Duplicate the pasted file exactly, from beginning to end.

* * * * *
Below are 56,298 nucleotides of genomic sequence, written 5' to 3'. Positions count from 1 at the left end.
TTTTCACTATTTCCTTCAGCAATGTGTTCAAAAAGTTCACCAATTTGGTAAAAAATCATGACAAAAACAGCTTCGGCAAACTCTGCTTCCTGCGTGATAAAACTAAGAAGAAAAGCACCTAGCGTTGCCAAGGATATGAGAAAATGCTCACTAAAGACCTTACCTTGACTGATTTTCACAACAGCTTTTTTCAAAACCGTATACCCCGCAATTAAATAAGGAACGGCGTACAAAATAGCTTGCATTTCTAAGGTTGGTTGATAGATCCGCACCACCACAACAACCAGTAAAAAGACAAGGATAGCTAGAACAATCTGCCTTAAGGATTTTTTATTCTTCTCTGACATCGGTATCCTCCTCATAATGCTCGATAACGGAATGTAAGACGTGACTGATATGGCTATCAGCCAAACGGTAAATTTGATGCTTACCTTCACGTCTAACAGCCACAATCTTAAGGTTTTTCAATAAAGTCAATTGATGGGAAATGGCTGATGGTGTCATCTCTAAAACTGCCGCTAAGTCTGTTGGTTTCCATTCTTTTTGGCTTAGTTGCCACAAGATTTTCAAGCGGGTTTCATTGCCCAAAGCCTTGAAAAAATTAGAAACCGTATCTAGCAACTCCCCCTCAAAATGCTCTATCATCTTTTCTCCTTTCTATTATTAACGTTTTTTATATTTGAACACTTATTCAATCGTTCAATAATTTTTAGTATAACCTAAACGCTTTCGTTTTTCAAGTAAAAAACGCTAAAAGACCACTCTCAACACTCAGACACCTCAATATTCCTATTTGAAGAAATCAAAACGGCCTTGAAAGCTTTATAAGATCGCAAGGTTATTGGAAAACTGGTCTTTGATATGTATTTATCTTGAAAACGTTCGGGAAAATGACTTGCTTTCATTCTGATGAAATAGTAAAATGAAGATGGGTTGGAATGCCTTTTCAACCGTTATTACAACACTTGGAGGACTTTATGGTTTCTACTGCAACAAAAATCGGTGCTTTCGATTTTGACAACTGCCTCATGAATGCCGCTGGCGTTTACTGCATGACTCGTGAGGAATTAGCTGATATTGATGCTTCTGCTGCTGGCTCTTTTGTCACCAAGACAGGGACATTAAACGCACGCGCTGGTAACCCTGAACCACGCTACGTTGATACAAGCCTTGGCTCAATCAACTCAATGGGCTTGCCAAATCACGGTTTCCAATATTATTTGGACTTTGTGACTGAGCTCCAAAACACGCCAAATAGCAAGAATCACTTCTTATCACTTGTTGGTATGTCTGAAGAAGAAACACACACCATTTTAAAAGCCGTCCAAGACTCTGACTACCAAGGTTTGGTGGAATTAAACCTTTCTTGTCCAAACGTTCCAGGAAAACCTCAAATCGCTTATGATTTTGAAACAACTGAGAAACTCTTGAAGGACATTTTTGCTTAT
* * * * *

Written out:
Below are 56,298 nucleotides of genomic sequence, written 5' to 3'. Positions count from 1 at the left end.
TTTTCACTATTTCCTTCAGCAATGTGTTCAAAAAGTTCACCAATTTGGTAAAAAATCATGACAAAAACAGCTTCGGCAAACTCTGCTTCCTGCGTGATAAAACTAAGAAGAAAAGCACCTAGCGTTGCCAAGGATATGAGAAAATGCTCACTAAAGACCTTACCTTGACTGATTTTCACAACAGCTTTTTTCAAAACCGTATACCCCGCAATTAAATAAGGAACGGCGTACAAAATAGCTTGCATTTCTAAGGTTGGTTGATAGATCCGCACCACCACAACAACCAGTAAAAAGACAAGGATAGCTAGAACAATCTGCCTTAAGGATTTTTTATTCTTCTCTGACATCGGTATCCTCCTCATAATGCTCGATAACGGAATGTAAGACGTGACTGATATGGCTATCAGCCAAACGGTAAATTTGATGCTTACCTTCACGTCTAACAGCCACAATCTTAAGGTTTTTCAATAAAGTCAATTGATGGGAAATGGCTGATGGTGTCATCTCTAAAACTGCCGCTAAGTCTGTTGGTTTCCATTCTTTTTGGCTTAGTTGCCACAAGATTTTCAAGCGGGTTTCATTGCCCAAAGCCTTGAAAAAATTAGAAACCGTATCTAGCAACTCCCCCTCAAAATGCTCTATCATCTTTTCTCCTTTCTATTATTAACGTTTTTTATATTTGAACACTTATTCAATCGTTCAATAATTTTTAGTATAACCTAAACGCTTTCGTTTTTCAAGTAAAAAACGCTAAAAGACCACTCTCAACACTCAGACACCTCAATATTCCTATTTGAAGAAATCAAAACGGCCTTGAAAGCTTTATAAGATCGCAAGGTTATTGGAAAACTGGTCTTTGATATGTATTTATCTTGAAAACGTTCGGGAAAATGACTTGCTTTCATTCTGATGAAATAGTAAAATGAAGATGGGTTGGAATGCCTTTTCAACCGTTATTACAACACTTGGAGGACTTTATGGTTTCTACTGCAACAAAAATCGGTGCTTTCGATTTTGACAACTGCCTCATGAATGCCGCTGGCGTTTACTGCATGACTCGTGAGGAATTAGCTGATATTGATGCTTCTGCTGCTGGCTCTTTTGTCACCAAGACAGGGACATTAAACGCACGCGCTGGTAACCCTGAACCACGCTACGTTGATACAAGCCTTGGCTCAATCAACTCAATGGGCTTGCCAAATCACGGTTTCCAATATTATTTGGACTTTGTGACTGAGCTCCAAAACACGCCAAATAGCAAGAATCACTTCTTATCACTTGTTGGTATGTCTGAAGAAGAAACACACACCATTTTAAAAGCCGTCCAAGACTCTGACTACCAAGGTTTGGTGGAATTAAACCTTTCTTGTCCAAACGTTCCAGGAAAACCTCAAATCGCTTATGATTTTGAAACAACTGAGAAACTCTTGAAGGACATTTTTGCTTAT